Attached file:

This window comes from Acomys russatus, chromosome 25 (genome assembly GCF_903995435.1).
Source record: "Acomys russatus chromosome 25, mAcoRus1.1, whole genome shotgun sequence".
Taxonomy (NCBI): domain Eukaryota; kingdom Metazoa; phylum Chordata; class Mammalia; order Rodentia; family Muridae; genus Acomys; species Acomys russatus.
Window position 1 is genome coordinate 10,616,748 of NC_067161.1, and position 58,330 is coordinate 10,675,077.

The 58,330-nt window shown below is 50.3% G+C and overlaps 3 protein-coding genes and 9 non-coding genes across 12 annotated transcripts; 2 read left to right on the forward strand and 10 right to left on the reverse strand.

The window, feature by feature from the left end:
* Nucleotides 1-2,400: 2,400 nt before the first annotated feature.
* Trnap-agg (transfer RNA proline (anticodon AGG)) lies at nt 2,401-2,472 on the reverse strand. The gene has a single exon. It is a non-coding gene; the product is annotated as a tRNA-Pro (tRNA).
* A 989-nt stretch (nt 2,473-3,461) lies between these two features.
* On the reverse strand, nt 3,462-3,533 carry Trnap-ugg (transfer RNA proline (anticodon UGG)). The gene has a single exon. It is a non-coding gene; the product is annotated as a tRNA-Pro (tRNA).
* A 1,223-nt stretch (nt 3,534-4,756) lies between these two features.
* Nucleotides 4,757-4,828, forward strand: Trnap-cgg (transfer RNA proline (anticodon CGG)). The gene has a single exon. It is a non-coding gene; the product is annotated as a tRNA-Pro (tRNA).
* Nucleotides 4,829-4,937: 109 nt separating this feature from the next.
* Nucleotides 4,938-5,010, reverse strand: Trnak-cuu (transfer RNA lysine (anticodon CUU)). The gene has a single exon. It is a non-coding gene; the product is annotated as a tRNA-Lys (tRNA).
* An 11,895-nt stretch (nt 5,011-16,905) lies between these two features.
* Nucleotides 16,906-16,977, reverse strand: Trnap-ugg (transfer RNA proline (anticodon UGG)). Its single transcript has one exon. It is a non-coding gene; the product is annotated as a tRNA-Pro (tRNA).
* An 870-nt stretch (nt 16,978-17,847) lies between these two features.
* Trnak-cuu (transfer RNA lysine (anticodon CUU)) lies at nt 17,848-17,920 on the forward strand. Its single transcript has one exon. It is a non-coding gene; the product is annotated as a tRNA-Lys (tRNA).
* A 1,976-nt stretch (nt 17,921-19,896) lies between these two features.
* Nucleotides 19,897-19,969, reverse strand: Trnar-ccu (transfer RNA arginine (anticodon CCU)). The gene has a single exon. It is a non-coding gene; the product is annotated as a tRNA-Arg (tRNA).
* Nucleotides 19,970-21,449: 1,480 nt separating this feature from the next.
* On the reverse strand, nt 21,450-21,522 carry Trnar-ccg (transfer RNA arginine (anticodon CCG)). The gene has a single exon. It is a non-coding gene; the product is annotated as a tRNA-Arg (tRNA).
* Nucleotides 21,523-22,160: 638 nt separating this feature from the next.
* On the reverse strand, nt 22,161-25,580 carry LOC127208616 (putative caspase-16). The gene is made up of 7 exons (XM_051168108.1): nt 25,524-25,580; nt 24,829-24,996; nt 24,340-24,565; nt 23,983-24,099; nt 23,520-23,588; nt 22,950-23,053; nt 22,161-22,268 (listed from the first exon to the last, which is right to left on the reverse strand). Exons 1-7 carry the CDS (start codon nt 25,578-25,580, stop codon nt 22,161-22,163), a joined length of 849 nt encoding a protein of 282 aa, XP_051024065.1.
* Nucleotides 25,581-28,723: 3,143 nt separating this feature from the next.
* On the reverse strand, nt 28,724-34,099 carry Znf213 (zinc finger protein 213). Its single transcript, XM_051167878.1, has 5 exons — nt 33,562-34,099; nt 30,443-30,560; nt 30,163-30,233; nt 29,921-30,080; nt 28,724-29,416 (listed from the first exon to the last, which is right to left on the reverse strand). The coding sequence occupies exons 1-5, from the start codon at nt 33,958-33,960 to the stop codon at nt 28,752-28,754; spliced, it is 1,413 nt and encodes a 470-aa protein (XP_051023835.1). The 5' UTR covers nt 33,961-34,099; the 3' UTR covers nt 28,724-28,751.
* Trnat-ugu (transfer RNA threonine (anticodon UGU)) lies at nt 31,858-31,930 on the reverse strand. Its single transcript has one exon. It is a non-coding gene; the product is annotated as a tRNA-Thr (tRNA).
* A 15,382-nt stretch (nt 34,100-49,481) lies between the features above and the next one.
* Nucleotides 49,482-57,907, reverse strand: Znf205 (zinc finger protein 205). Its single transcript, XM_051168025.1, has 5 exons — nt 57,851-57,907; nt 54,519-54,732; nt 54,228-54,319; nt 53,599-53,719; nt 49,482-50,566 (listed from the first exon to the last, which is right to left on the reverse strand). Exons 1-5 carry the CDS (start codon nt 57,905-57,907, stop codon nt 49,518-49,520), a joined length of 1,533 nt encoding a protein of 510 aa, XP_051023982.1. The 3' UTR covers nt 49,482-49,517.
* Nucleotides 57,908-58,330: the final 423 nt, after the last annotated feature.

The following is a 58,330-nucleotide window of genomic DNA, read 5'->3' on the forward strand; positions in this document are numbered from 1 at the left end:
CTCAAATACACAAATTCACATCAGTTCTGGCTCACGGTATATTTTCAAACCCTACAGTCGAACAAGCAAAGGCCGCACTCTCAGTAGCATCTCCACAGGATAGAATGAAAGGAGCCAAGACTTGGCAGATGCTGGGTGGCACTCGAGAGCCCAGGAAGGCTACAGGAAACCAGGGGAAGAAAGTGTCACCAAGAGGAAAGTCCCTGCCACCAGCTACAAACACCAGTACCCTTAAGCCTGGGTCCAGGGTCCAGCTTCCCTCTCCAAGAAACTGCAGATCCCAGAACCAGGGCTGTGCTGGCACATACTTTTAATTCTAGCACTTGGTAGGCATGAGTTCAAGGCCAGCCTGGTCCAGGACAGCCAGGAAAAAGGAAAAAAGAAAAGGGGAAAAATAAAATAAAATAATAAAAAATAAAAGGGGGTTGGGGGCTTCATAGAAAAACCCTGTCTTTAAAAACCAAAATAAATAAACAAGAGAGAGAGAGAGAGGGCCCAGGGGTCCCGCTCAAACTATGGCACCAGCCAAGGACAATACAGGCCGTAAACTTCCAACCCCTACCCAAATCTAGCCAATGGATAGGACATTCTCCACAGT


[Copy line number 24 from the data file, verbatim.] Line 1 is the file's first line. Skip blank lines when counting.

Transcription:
* On the reverse strand, nt 22,161-25,580 carry LOC127208616 (putative caspase-16). The gene is made up of 7 exons (XM_051168108.1): nt 25,524-25,580; nt 24,829-24,996; nt 24,340-24,565; nt 23,983-24,099; nt 23,520-23,588; nt 22,950-23,053; nt 22,161-22,268 (listed from the first exon to the last, which is right to left on the reverse strand). Exons 1-7 carry the CDS (start codon nt 25,578-25,580, stop codon nt 22,161-22,163), a joined length of 849 nt encoding a protein of 282 aa, XP_051024065.1.